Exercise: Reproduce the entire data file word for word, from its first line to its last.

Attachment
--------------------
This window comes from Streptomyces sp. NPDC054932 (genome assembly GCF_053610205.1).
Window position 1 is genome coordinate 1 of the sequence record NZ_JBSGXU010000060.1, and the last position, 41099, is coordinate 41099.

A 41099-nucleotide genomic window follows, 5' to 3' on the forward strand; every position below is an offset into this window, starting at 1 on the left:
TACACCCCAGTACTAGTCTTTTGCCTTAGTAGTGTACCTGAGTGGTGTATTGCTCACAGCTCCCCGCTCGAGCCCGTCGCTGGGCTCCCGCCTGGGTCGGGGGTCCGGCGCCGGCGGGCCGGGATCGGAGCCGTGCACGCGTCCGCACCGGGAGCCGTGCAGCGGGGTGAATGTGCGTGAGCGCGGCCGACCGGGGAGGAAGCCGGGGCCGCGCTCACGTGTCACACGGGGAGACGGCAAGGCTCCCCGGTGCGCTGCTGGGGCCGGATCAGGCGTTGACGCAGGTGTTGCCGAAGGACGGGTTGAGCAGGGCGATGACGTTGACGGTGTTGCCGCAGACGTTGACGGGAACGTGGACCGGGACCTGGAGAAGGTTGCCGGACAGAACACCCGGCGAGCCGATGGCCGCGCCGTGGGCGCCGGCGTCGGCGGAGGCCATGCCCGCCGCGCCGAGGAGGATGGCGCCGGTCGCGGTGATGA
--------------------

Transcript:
This window comes from Streptomyces sp. NPDC054932 (genome assembly GCF_053610205.1).
Window position 1 is genome coordinate 1 of the sequence record NZ_JBSGXU010000060.1, and the last position, 41099, is coordinate 41099.

A 41099-nucleotide genomic window follows, 5' to 3' on the forward strand; every position below is an offset into this window, starting at 1 on the left:
TACACCCCAGTACTAGTCTTTTGCCTTAGTAGTGTACCTGAGTGGTGTATTGCTCACAGCTCCCCGCTCGAGCCCGTCGCTGGGCTCCCGCCTGGGTCGGGGGTCCGGCGCCGGCGGGCCGGGATCGGAGCCGTGCACGCGTCCGCACCGGGAGCCGTGCAGCGGGGTGAATGTGCGTGAGCGCGGCCGACCGGGGAGGAAGCCGGGGCCGCGCTCACGTGTCACACGGGGAGACGGCAAGGCTCCCCGGTGCGCTGCTGGGGCCGGATCAGGCGTTGACGCAGGTGTTGCCGAAGGACGGGTTGAGCAGGGCGATGACGTTGACGGTGTTGCCGCAGACGTTGACGGGAACGTGGACCGGGACCTGGAGAAGGTTGCCGGACAGAACACCCGGCGAGCCGATGGCCGCGCCGTGGGCGCCGGCGTCGGCGGAGGCCATGCCCGCCGCGCCGAGGAGGATGGCGCCGGTCGCGGTGATGA